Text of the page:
Ghana: Music union calls for regulation on obscene lyrics
The Musician Union of Ghana (MUSIGA) has urged musicians to refrain from using profane and obscene lyrics in their songs, asked radio and tv station operators to act as gatekeepers in this regard, and called upon Parliament to step in where the National Media Commission has failed to regulate what music goes on the airwaves, reported Ghanaian newspaper Today on 2 June 2016.
“When it comes to music, the framers of our laws never foresaw these days and I want to believe that if our parliamentarians are sensitive to what is happening, I won’t be surprised if sooner than later a bill goes before Parliament where they are looking at lyrical contents, just like they have movies, so they can control what they say,” said MUSIGA Academy coordinator Ahuma Bosco Ocansey.
Union president Bice Osei Kuffour, himself a musician known as Obour, said in a statement released on 26 May 2016 that the union is “concerned” at “the rising incidence of profane lyrics” and is “disturbed” that such songs are played on the radio without edits, especially during primetime.
“MUSIGA is therefore urging all musicians to be mindful of the need to provide inspiring and positive lyrics in our songs,” the statement read. “In the same breadth, we are also calling on radio and television station operators to be mindful of their role as gatekeepers of society and be circumspect in what they play on air. We are also calling on the National Media Commission to throw their spotlight on the content of music played on air not only on the political content of programmes.”
Artists weigh in
Popular producer and musician Nana Osei, known as Nacee, agreed with the union, asking fellow musicians to be “mindful” of their lyrics, reported entertainment website Abrantepa.com on 8 June 2016.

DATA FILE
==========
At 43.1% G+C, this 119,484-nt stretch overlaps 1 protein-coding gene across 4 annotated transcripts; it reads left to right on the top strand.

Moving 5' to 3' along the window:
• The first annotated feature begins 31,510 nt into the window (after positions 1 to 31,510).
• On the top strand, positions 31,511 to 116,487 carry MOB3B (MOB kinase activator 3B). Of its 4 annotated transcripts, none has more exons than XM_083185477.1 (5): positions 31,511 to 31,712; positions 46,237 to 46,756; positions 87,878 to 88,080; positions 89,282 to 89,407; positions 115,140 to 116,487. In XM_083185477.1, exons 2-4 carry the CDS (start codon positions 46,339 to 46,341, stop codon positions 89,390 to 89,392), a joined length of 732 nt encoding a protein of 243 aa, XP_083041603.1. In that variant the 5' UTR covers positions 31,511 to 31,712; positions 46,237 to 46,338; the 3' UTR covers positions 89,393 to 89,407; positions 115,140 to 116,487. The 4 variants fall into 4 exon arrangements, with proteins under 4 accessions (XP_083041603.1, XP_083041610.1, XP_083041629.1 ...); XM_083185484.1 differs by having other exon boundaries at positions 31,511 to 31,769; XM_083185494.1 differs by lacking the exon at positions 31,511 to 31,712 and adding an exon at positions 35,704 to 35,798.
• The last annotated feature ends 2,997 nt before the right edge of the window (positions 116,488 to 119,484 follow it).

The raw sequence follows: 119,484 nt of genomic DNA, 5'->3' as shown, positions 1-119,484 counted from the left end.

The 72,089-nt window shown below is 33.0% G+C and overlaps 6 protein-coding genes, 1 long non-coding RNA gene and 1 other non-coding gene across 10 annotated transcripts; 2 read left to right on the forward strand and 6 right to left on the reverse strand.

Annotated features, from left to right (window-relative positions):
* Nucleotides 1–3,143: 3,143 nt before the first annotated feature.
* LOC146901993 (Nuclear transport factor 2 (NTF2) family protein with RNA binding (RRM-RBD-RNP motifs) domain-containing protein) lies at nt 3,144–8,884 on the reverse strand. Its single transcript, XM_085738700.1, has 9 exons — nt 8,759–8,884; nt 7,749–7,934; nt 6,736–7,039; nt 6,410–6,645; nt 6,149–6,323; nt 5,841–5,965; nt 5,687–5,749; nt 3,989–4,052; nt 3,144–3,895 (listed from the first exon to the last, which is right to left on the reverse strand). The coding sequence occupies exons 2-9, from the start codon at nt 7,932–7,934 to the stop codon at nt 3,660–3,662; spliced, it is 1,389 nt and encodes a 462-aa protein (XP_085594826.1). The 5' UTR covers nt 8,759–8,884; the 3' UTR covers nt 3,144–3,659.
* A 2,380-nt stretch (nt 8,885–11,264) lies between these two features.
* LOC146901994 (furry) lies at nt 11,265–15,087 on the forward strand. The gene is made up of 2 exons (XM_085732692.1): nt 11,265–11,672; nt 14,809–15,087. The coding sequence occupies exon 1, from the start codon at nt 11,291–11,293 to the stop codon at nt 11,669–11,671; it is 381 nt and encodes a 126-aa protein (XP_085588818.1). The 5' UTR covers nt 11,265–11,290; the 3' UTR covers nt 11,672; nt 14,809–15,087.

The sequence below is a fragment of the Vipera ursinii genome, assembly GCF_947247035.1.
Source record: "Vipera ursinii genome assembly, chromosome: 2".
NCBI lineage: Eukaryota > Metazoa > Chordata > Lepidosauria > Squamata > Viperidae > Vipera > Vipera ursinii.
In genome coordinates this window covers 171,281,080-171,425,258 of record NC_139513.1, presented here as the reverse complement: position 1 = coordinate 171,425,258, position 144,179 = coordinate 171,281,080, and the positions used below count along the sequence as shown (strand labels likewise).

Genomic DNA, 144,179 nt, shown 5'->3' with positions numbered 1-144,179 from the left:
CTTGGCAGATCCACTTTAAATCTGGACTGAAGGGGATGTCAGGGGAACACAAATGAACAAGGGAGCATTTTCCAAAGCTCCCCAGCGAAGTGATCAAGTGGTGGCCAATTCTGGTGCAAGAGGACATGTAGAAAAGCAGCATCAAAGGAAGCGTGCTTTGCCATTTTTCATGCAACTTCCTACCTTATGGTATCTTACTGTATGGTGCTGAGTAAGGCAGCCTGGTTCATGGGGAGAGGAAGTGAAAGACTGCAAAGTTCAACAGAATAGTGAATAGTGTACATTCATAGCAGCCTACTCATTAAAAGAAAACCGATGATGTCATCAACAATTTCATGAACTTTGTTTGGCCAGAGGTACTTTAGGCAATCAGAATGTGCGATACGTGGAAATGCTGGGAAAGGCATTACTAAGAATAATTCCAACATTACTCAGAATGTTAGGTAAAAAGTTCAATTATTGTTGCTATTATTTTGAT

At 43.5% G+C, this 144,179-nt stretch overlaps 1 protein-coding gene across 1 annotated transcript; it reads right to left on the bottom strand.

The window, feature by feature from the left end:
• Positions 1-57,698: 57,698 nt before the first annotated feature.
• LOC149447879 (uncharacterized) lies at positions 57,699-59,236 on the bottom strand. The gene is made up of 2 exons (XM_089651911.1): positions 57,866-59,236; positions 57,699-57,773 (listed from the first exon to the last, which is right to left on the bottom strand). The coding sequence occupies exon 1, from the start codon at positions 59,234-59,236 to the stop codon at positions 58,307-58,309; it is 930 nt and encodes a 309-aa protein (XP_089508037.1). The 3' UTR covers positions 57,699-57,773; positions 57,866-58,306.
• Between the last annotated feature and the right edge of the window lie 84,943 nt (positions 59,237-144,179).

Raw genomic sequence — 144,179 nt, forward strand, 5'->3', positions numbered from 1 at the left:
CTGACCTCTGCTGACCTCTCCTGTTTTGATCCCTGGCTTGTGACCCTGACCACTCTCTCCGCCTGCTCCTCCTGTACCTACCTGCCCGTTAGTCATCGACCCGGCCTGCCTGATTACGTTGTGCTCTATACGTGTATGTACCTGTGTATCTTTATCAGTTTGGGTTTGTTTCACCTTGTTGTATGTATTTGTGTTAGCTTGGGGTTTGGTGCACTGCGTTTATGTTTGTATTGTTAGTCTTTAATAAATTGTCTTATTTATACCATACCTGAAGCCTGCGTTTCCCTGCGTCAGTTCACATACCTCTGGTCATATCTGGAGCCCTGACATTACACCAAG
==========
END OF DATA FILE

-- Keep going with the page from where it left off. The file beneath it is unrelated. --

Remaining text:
“Some things are for kids; some for adults. So whatever we do, we should be mindful,” he told Hitz FM. “We should think about the next generation; that is it OK for anybody to consume this.”
However popular dancehall artist Shatta Wale, himself an artist who writes music with what MUSIGA would consider profane lyrics, disagreed, reported news website Yen.com.gh on 27 May 2016.
Instead Shatta Wale said the union shold rather focus its efforts on improving the welfare of musicians, as discouraging the use of certain lyrics will limit artistic creativity, which in turn will affect the livelihoods of musicians.
Radio personality and station manager Aboagye Boadi Yaw took a stronger stance on the issue and slammed Obour and his union, also pointing out the union’s lack of support, reported Ghanaweb on 2 June 2016.
“Obour has a point for calling on musicians to be conscious of their songs devoid of profane but he doesn’t have the control. If you’re a leader and you lack control then you have lost your direction. Obour has never done anything about the welfare of the musicians,” said Yaw. “Obour is a failure. He should tell us what he’s done. This is his second term. In terms of developing the musicians, he has failed.”
Egypt union exerting same controls
Egypt is also dealing with their controversial musicians’ union and its head Hani Shaker, also a popular singer, who has been banning artists for “indecent” clothing and “vulgar” lyrics ever since taking office in July 2015.
Most recently, Shaker and the union have been granted the power to literally self-police by the judiciary in November 2015, meaning the musicians’ unions (as well as the actors’ union) can legally police and self-regulate.
The issue was also further compounded when Shaker was given the authority to appoint other union members to have the same policing powers. Further, the terms of reference for these internal law enforcement officers remain nebulous.
» Abrantepa.com – 8 June 2016:
Be mindful of your lyrics – Nacee cautions musicians
» Today – 6 June 2016:
MUSIGA raises red flag over profanity in Ghanaian music
» Ghanaweb – 2 June 2016:
Obour have no control over musicians on profane songs – Radio manager
» Yen.com.bh – 27 May 2016:
Shatta Wale condemns MUSIGA over call to end profane songs
» MUSIGA – 26 May 2016:
Statement on profane lyrics in songs
» Freemuse.org – 25 January 2016:
Egypt: Arts unions granted legal powers to self-police
» Freemuse.org – 30 September 2015:
Egypt: Resolution against revealing clothing and “vulgar” lyrics